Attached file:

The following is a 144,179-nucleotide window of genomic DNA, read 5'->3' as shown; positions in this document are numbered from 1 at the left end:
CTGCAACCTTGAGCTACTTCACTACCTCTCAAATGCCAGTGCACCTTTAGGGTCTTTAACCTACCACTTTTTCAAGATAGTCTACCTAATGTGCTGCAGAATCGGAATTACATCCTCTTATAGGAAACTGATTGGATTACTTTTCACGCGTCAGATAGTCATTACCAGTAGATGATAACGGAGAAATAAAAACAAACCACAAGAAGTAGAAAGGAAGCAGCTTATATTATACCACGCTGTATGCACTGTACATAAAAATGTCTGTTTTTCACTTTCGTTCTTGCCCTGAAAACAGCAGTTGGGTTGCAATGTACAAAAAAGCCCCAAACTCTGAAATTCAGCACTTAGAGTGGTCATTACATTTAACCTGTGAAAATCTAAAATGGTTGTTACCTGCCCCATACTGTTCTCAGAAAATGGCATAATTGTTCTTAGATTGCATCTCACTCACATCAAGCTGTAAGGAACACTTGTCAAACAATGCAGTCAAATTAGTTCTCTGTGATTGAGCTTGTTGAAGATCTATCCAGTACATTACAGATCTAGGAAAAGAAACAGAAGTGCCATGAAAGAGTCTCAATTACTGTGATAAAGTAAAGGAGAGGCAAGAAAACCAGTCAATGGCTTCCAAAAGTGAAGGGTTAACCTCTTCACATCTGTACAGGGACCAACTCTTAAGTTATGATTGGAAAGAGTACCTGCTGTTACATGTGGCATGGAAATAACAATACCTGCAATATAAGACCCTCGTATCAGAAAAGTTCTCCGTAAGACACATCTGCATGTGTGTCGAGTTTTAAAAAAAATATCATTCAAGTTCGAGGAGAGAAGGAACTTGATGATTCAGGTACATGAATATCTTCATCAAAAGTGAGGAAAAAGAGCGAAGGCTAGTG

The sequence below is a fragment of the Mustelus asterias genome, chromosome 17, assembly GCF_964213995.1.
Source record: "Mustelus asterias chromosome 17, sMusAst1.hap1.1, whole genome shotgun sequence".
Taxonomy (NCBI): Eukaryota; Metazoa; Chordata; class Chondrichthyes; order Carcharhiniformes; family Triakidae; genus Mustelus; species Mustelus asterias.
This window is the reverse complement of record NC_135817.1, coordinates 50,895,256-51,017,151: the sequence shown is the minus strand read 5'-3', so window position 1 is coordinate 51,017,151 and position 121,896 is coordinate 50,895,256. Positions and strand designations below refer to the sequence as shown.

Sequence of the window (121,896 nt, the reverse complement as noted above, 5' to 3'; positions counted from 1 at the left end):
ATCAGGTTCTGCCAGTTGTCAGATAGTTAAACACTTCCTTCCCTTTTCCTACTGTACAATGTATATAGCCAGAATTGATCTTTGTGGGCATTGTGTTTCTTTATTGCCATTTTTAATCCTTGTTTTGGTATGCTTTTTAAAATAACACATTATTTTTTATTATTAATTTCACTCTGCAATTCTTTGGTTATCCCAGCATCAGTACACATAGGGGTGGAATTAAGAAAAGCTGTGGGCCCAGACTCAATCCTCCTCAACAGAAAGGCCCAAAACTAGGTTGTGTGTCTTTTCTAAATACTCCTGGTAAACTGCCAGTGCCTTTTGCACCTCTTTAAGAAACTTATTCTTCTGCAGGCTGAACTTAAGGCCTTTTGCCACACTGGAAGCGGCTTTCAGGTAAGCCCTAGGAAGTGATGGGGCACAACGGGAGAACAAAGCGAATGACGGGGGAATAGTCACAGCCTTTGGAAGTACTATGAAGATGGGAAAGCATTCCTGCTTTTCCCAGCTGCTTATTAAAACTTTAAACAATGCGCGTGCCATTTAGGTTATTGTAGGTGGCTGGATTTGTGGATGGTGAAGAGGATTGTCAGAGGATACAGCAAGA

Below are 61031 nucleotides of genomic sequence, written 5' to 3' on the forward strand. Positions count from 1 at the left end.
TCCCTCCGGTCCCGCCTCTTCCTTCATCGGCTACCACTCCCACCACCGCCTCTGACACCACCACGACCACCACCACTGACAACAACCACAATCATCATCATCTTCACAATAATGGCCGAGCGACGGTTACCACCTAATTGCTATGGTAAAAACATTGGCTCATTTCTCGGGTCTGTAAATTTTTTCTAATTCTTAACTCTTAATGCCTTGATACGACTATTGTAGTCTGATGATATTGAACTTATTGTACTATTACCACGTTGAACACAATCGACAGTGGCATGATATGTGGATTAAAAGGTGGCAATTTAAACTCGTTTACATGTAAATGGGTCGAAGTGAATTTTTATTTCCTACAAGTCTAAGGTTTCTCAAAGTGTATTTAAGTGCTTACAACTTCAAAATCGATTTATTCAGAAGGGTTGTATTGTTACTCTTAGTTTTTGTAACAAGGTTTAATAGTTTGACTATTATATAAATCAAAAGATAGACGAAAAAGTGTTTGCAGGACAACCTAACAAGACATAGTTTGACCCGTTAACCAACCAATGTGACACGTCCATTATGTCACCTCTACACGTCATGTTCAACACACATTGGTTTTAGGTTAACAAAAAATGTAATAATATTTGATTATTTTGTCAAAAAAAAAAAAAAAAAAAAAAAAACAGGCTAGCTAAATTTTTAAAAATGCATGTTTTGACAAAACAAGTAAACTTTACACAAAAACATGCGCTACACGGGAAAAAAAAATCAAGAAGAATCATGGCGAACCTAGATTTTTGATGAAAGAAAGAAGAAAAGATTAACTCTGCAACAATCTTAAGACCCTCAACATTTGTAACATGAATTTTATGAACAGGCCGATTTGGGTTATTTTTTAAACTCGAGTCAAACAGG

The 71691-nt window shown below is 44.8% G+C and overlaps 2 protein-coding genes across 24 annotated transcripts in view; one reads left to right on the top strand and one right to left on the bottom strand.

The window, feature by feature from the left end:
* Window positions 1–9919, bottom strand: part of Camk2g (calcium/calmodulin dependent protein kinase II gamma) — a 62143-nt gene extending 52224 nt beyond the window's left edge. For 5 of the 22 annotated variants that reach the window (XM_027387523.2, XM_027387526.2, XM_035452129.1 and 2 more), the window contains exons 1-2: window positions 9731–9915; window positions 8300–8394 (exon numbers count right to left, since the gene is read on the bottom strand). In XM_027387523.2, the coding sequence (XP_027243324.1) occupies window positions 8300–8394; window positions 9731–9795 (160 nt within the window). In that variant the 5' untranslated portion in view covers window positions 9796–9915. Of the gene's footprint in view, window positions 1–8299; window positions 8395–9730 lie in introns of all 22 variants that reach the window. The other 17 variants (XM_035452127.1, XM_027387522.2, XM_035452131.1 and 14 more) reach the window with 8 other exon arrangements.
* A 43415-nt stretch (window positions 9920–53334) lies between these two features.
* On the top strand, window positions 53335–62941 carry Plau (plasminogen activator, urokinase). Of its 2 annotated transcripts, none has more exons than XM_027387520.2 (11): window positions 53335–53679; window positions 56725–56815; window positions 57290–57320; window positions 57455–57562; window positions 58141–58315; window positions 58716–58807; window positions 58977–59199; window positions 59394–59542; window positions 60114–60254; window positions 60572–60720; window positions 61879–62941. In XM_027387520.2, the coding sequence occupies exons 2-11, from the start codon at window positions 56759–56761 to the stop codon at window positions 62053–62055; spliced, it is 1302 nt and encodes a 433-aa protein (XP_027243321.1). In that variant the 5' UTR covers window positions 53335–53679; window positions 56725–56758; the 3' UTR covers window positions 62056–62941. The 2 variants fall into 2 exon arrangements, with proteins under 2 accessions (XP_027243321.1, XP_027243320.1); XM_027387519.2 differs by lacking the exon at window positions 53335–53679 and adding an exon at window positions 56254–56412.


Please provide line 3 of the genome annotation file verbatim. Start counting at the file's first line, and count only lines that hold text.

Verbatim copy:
The sequence below is a fragment of the Mustelus asterias genome, chromosome 17, assembly GCF_964213995.1.